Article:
“Raise your words, not your voice. It is rain that grows flowers, not thunder.” – Rumi
Many of us have heard that childhood saying: “sticks and stones may break my bones but words will never hurt me.” As we grow up, we come to realise that bones eventually heal themselves, but the psychological impact of the negative words said to us at home or school can remain with us well into adult life. Words have power and can literally shape our lives. We can associate positive and negative feelings, memories and behaviours with our words.
The words communicated to a young child can form parts of their subconscious mind. Children are like sponges absorbing information from around them and creating an early belief system resulting in thoughts, feelings and how they identify themselves in this world.
Here are four simple ways 🍁 we can use the power of our words to help kids develop into self-assured, mindful and well-rounded individuals.
Chanting is the ancient practice of saying mantras or sounds rhythmically and repeatedly, to achieve inner peace. Today, chanting continues to be used with children to help calm emotions; enhance motivation; build connections with others; and to bring the mind and body into union. Here you can see and hear a lovely group of kids chanting to a mantra penned by renowned singer songwriter, Snatam Kaur:
There are many other forms of chanting mantras and sounds for children, each with their own set of positive healing benefits. By connecting kids and adults to the powerful harmonic tones of their voices, regular chanting can achieve a deep sense of inner peace and liberates the mind of mental clutter.
“Words have energy and power!” – Yehuda Berg
🍁 Emotional Regulation
Emotions affect a person’s behaviour, the words they use and how they experience life’s ups and downs. When a child bottles up their feelings and cannot find a way to express their feelings, it can have a detrimental effect on their emotional and mental well-being.
Everyone encounters different feelings based on their moods, situations and relationships, which can determine their emotional state. Encourage your child to be to allow their emotions to naturally arise, use the power of their words to talk about their feelings without judging them, then find a suitable way to regulate their emotion.
Two great emotional regulation tools which support kids in using their voice and actions to understand their emotions, are Dr Susan David’s ‘Emotional Agility’ and Leah Kuypers’ ‘Zones of Regulation’. Click on the program names for more information.
“Our emotional selves are children. And they never grow up. We just learn how to parent our emotional selves better.” Teal Scott
🍁 Mirror Work
Affirmations are the words we speak out loud, our self-talk and the unconscious thoughts within our minds. When we teach a child to look at him/herself in the mirror and declare positive affirmations or statements in the present tense, it can “plant healing thoughts and ideas developing self-confidence, self-esteem, creating a peace of mind and inner joy.” (Louise Hay)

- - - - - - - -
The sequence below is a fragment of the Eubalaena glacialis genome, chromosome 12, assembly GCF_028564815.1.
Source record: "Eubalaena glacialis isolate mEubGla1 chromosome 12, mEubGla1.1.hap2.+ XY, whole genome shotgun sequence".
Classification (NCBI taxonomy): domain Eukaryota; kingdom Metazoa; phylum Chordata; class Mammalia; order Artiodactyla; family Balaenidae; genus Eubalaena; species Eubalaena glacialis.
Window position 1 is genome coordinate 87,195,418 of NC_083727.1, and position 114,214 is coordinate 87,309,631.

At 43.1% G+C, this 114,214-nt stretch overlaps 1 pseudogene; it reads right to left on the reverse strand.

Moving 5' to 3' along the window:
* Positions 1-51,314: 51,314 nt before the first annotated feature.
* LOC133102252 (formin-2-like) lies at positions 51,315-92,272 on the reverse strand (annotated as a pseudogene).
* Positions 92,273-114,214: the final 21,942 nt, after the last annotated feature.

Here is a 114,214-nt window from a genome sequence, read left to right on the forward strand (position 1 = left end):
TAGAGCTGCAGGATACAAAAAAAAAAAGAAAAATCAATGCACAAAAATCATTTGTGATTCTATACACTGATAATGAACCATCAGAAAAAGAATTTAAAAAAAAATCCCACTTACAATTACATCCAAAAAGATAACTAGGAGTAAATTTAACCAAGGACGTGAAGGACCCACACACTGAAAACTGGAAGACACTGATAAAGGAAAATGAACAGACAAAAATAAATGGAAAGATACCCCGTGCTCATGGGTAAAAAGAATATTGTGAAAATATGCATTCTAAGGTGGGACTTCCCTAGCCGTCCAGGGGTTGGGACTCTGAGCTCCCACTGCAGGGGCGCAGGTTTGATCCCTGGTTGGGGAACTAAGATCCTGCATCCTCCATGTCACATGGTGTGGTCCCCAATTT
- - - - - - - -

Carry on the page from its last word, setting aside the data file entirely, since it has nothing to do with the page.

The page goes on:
When a child looks in the mirror, it can be incredibly healing to look into their own eyes and see their true reflection in front of them. The mirror does not lie, so if a child is smiling but really feels sad, by looking into their own eyes, it can send messages to the brain to tap into their thoughts and true feelings; learn to see things more clearly and gradually overcome their difficulties.
If a child repeatedly affirms to themselves in front of the mirror once or twice a day: “I CAN do this”, “I have AMAZING talents”, “I LOVE myself” and/or something similar, it can help create new ways of seeing themselves. These messages will gradually be embedded into their subconscious mind to form new positive beliefs, which may be reflected back to the child in their every day life experiences.
“Kind words can be short and easy to speak, but their echoes are truly endless.” – Mother Teresa
🍁 An Attitude of Gratitude
When a child consistently focuses on and expresses what they are grateful for, it can be one of the most simplistic ways to improve their outlook on life. Feeling and expressing gratitude for things in a child’s life poses many emotional, mental and physical benefits, particularly as it can develop a sense of empathy for those less fortunate and improve self-esteem.
Through the power of your spoken words, tell your child what gratitude means to you. Are you grateful to have a roof over your head and a bed to sleep in? Perhaps you’re thankful to have nourishing food to eat at mealtimes. Then ask your child what they are grateful to have in their lives. You could extend this by getting your child to create gratitude lists, journaling or closing their eyes and visualising what they’re grateful for. Either way, by vocalising what a child is grateful for they tend to find more and more things to feel appreciative of and are likely to start viewing their life circumstances with increased optimism.
Words have power! And this power lies within each of us. I hope my post inspires you to find your true voice and empower the children in your life to do the same.
Miss H 🍁